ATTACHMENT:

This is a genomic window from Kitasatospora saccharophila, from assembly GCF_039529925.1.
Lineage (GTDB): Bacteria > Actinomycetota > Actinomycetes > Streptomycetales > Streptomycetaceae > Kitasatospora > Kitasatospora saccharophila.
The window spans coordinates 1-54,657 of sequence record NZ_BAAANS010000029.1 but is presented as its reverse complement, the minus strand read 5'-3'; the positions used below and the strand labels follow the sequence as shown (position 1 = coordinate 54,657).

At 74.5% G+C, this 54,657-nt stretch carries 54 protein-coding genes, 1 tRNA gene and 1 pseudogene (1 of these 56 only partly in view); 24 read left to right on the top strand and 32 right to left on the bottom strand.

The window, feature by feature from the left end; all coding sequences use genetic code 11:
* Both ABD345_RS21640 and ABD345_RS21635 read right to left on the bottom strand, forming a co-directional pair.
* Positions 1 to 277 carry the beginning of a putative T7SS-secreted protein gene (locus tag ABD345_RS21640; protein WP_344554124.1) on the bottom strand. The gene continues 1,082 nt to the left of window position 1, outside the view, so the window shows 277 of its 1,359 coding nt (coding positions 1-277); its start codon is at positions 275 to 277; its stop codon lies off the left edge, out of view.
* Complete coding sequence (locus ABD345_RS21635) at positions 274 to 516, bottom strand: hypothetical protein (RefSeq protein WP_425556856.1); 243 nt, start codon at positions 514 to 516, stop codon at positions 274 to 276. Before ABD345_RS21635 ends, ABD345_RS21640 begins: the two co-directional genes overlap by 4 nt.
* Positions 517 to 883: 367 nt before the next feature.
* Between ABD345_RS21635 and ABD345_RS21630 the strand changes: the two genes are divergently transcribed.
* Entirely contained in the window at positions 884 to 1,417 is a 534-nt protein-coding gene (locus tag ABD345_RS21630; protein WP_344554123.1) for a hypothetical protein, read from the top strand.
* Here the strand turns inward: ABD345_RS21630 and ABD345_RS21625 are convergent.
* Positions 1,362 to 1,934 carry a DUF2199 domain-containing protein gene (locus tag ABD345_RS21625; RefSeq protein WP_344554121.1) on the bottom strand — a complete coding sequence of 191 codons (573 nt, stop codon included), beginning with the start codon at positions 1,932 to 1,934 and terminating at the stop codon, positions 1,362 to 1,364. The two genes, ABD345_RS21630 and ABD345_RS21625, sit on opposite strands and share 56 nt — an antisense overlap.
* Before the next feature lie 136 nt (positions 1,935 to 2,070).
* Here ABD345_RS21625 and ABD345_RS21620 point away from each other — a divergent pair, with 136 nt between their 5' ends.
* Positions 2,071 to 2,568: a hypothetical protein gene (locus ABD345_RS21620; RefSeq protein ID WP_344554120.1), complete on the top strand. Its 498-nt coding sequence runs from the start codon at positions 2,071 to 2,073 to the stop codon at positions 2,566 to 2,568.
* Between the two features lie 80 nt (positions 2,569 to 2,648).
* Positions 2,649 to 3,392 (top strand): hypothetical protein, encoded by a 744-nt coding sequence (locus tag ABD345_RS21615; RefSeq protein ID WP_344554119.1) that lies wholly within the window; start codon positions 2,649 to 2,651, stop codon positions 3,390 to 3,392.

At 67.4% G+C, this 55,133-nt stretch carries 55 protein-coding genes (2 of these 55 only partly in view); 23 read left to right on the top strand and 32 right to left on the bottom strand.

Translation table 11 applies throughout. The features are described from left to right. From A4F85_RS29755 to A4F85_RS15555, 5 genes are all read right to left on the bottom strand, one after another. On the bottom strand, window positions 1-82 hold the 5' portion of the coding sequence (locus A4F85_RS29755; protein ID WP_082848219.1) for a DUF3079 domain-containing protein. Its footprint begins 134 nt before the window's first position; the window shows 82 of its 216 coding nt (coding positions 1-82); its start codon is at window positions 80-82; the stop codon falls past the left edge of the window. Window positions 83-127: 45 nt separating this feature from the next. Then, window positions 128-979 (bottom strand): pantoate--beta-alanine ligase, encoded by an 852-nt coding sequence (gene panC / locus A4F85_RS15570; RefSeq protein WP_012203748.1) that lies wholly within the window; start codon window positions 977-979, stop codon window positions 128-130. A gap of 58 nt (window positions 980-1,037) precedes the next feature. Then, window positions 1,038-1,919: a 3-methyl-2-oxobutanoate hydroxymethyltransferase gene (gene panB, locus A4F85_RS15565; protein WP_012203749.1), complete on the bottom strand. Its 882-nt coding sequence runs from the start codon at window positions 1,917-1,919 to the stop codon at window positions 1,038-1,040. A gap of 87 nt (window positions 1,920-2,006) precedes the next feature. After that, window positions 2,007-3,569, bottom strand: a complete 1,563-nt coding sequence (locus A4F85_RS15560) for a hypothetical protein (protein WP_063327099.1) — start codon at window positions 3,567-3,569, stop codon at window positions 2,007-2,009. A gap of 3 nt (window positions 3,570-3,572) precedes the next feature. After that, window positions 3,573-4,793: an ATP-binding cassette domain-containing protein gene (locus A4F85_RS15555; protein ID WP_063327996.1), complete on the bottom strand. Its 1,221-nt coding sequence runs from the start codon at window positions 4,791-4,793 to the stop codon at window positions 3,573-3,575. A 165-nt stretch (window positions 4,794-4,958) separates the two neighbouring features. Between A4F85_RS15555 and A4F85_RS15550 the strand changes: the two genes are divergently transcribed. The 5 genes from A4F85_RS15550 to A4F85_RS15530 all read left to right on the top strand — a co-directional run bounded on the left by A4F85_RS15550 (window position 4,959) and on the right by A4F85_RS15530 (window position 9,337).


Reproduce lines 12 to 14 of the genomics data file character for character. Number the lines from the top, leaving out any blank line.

* Here the strand turns inward: ABD345_RS21630 and ABD345_RS21625 are convergent.
* Positions 1,362 to 1,934 carry a DUF2199 domain-containing protein gene (locus tag ABD345_RS21625; RefSeq protein WP_344554121.1) on the bottom strand — a complete coding sequence of 191 codons (573 nt, stop codon included), beginning with the start codon at positions 1,932 to 1,934 and terminating at the stop codon, positions 1,362 to 1,364. The two genes, ABD345_RS21630 and ABD345_RS21625, sit on opposite strands and share 56 nt — an antisense overlap.
* Before the next feature lie 136 nt (positions 1,935 to 2,070).